CMAS holds showcase for Hispanic Heritage month

Marina Vences

The Center for Mexican American Studies held a Pan-Latin Showcase on Thursday night on West Mall to celebrate different representations of Hispanic countries on campus through dance and music. Groups such as Mariachi Paredes de Tejastitlán, UT Tango Club and Austin group Yo Amo a Peru performed at the event.

Latino/a studies junior Lucero Estrella was the master of ceremonies for the showcase and said CMAS has worked with different organizations throughout the month to put on a variety of events that demonstrate Hispanic culture from all over Latin America.

“September is when a lot of [Hispanic] countries got their independence … and we want to showcase what those countries have become through different UT groups,” Estrella said.

Kimberley Castro, an international relations and global studies freshman, plays the vihuela, a five-string guitar-like instrument used mostly for mariachi music, for the Mariachi Paredes de Tejastitlán.

Castro said she hopes to share her culture with UT students who come from different backgrounds. 

“Through the music, we really hope to showcase a part of Mexican culture and share that with people who are not normally exposed to it,” Castro said. “Because UT is such a diverse campus, we want to celebrate the different cultures here.”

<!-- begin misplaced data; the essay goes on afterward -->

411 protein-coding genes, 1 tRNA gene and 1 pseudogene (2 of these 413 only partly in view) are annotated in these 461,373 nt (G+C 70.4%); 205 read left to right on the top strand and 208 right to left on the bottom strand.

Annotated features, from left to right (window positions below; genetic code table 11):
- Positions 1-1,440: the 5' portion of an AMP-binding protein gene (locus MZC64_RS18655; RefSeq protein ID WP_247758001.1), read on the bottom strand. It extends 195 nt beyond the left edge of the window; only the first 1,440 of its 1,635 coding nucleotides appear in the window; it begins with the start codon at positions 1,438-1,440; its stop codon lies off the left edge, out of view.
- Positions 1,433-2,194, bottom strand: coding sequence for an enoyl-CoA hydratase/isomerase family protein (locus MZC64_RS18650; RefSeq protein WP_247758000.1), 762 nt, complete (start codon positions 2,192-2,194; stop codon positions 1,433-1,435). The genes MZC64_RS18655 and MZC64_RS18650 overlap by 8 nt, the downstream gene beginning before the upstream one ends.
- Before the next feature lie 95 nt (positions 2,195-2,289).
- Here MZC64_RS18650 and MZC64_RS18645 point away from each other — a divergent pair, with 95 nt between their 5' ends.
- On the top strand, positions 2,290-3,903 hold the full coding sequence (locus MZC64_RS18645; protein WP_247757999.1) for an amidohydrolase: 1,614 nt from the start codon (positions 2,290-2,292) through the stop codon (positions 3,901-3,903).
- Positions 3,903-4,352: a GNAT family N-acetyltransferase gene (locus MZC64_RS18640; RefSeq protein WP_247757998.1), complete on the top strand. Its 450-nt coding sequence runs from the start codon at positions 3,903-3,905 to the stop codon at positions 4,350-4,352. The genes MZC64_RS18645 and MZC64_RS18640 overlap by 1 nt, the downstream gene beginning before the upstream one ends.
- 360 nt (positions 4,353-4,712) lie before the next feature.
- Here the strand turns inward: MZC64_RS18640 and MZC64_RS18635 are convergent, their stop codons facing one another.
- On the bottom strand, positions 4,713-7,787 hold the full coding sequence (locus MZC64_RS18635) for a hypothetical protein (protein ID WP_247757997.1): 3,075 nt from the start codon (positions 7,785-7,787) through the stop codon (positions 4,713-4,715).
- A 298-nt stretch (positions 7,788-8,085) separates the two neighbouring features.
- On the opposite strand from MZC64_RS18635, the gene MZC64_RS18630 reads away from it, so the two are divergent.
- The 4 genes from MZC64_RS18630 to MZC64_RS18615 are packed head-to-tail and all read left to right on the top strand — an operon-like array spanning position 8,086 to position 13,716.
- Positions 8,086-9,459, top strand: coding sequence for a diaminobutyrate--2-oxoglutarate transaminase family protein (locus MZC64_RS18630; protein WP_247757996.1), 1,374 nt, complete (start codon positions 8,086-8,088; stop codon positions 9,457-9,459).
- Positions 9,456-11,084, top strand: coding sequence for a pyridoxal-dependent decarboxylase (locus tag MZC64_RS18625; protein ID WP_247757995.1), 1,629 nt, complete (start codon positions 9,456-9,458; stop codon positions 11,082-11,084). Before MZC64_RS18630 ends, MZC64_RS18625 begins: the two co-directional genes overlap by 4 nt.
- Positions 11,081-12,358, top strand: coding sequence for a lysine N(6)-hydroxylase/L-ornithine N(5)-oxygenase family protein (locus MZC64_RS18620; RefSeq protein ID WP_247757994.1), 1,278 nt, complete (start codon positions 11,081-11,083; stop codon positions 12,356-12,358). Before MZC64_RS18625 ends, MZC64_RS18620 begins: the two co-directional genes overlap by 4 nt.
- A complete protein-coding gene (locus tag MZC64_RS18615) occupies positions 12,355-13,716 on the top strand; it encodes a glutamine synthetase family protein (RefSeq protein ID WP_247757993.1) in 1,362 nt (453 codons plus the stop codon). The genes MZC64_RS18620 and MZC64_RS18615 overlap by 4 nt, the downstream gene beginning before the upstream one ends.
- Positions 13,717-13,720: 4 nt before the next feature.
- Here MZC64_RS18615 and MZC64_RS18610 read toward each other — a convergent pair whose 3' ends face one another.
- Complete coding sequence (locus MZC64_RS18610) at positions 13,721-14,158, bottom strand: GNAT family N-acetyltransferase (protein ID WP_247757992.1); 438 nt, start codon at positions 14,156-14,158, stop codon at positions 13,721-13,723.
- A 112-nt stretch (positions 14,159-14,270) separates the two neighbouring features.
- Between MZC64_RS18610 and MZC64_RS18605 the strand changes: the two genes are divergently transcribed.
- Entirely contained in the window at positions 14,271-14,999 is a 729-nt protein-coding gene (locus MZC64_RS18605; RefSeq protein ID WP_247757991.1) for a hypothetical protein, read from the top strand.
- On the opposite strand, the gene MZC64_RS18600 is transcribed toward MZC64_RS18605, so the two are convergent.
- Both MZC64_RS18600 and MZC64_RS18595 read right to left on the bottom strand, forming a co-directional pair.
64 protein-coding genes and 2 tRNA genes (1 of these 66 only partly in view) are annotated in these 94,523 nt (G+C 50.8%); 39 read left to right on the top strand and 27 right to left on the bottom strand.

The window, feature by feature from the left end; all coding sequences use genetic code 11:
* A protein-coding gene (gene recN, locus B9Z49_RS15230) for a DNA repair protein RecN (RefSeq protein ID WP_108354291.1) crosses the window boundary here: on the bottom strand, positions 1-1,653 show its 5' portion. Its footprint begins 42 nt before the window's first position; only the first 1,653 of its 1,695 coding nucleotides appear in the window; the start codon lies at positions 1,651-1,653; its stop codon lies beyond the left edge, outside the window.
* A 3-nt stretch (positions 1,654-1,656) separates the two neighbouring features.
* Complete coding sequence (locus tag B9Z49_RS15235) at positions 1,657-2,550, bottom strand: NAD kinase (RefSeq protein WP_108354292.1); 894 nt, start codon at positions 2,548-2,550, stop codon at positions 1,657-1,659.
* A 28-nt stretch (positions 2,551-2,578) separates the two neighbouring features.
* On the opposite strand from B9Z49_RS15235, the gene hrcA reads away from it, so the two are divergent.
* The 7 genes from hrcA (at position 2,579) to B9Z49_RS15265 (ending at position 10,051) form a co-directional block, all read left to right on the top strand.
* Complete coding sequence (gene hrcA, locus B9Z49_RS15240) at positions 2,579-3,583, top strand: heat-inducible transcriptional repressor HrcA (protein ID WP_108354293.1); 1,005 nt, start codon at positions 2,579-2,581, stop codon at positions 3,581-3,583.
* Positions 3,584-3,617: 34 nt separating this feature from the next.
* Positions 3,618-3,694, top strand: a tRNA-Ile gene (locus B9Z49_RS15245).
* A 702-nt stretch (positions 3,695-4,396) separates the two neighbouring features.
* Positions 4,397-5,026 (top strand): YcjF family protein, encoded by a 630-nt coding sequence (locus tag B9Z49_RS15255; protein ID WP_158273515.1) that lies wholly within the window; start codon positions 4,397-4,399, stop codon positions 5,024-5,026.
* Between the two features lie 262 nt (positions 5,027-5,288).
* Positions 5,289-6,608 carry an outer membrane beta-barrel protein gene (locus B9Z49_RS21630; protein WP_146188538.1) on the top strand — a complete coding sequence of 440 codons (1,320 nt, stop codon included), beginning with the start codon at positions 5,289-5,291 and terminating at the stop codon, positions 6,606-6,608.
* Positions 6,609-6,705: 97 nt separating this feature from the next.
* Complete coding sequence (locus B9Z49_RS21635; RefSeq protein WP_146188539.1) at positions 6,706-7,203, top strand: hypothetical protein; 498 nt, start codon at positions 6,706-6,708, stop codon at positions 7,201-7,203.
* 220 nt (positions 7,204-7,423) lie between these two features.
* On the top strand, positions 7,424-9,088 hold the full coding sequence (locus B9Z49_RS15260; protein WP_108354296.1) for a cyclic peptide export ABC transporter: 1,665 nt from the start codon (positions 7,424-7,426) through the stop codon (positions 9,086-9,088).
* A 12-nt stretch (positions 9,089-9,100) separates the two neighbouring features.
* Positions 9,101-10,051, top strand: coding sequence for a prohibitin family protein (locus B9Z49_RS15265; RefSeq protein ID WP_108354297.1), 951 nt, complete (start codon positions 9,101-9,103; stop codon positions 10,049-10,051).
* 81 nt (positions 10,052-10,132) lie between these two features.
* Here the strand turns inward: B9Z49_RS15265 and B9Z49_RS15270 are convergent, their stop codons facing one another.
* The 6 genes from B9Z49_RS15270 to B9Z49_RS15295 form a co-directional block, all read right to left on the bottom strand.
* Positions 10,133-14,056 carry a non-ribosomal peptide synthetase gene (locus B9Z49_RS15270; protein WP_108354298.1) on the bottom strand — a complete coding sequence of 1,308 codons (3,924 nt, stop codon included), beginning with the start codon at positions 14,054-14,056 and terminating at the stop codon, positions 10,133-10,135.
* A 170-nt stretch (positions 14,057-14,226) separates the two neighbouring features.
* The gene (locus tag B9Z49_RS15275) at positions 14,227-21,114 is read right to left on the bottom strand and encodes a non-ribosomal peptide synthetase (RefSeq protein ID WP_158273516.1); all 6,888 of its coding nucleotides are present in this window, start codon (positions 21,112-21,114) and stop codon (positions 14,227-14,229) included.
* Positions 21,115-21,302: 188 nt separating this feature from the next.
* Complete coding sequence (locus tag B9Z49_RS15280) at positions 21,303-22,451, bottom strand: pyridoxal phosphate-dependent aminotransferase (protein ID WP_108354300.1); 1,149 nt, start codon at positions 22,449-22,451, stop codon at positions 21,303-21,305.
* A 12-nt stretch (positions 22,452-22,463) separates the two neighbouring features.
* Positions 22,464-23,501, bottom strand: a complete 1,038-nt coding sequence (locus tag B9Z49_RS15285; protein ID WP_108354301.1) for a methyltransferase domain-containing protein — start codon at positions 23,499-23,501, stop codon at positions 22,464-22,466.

Biology freshman Sophia Villarreyna said she attended the showcase because she loves to see performances from her culture and feels she has a place at UT because of them.

“At my old school, there was a majority Hispanic population, so coming to UT was a culture shock,” Villarreyna said. “Having these events creates a sense of community among Hispanic students that makes it a better experience to be here.”

Hispanic Heritage Month spans from Sept. 15 to Oct. 15. It began as Hispanic Heritage Week in 1968 during LBJ’s presidency but was expanded to last 30 days in 1988 by the Ronald Reagan administration.

CMAS has a calendar of events year-round that represents every country in Latin America. Estrella said she wants people to know how imperative it is to have all of the countries shown and celebrated.

“We want everyone to realize its not just Mexican students here. There are Puerto Rican, Peruvian and Salvadorian people,” Estrella said. “There are a lot of different groups that make up the Hispanic community, so it’s important to represent that.”